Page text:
Like the column for the itemcode we are setting some properties like text (in this case translated with the translator), width etc. Also the formatter will be used to format the values of the quantities to the right format. Like I already mentioned, because we provide a full new configuration for the receipt component we also need to implement the editor as well.

The last “special” thing which differs from the standard of the receipt component will be the editor to change the sales item description within the receipt. Also we mark the sales item as discountable. The config for the material description column looks like this:

{
    text: receiptComponent.TL('MATERIAL'),
    width: 'auto',
    type: 'text',
    class: (value, salesItem) => {
        return salesItem.material && salesItem.material.discountable ? 'discountableHighlight' : '';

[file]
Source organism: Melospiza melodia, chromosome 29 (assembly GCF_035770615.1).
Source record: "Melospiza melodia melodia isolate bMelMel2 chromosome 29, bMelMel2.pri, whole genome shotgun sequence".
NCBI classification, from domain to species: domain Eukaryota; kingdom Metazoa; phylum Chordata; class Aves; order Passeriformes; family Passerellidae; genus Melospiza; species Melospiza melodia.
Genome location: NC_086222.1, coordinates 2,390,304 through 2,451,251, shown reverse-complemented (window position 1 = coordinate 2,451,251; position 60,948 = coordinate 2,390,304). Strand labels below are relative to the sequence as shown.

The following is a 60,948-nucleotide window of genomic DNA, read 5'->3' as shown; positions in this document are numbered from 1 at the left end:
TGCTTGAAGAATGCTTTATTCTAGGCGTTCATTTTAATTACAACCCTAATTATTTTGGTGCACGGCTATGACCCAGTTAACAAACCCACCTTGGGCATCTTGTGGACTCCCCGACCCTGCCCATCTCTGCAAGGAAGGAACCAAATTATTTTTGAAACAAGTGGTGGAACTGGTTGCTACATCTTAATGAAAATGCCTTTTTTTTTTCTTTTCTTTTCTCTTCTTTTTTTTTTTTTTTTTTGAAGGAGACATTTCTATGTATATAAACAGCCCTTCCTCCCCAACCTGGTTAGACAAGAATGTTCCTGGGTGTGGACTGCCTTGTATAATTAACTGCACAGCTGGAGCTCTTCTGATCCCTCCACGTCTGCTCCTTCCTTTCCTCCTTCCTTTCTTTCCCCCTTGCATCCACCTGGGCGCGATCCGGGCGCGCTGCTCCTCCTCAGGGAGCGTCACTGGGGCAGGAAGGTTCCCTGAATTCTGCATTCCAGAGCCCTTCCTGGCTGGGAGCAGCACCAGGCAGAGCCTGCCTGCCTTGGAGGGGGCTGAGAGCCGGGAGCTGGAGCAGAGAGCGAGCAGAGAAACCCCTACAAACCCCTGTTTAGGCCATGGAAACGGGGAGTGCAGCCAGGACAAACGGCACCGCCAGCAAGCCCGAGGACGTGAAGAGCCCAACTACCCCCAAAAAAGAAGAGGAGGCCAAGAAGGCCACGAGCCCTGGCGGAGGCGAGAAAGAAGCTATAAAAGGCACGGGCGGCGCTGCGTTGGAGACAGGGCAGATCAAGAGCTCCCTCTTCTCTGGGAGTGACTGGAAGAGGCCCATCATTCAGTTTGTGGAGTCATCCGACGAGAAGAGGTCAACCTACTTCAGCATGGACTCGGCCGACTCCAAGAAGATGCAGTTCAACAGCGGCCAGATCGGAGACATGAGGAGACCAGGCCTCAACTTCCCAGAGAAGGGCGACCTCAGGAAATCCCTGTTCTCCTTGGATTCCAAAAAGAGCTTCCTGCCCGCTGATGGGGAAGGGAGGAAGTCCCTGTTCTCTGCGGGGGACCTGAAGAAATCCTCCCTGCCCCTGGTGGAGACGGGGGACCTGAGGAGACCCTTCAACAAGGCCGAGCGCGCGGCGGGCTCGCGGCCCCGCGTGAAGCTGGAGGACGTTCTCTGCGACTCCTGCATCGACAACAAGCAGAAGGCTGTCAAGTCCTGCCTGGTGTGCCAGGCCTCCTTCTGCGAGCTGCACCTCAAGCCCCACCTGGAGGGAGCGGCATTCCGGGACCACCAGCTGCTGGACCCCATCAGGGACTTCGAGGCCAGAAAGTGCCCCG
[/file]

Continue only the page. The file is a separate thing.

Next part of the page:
},
    field: 'description',
    id: 'description',
    editor: new cco.ColumnTextEditor(receiptComponent, 'description', receiptComponent.TL('DESCRIPTION'), receiptComponent.globalInputStore, receiptComponent.eventBus, null, 'description', (model, column) => {
        let salesItem = column.salesItem;
	
        let fallbackInputModel = new cco.FallbackInputModel(column.text);	    			            
        return fallbackInputModel;
    }, (column) => {
        return !column['salesItem']['voucher'] && !column['salesItem']['immutable'];
    }),
    hints: true
}

We are using the class property (which actually sets the css class for this column) to identify if the salesItem is a discountable item and if so, the class discountableHighlight will be used for this row.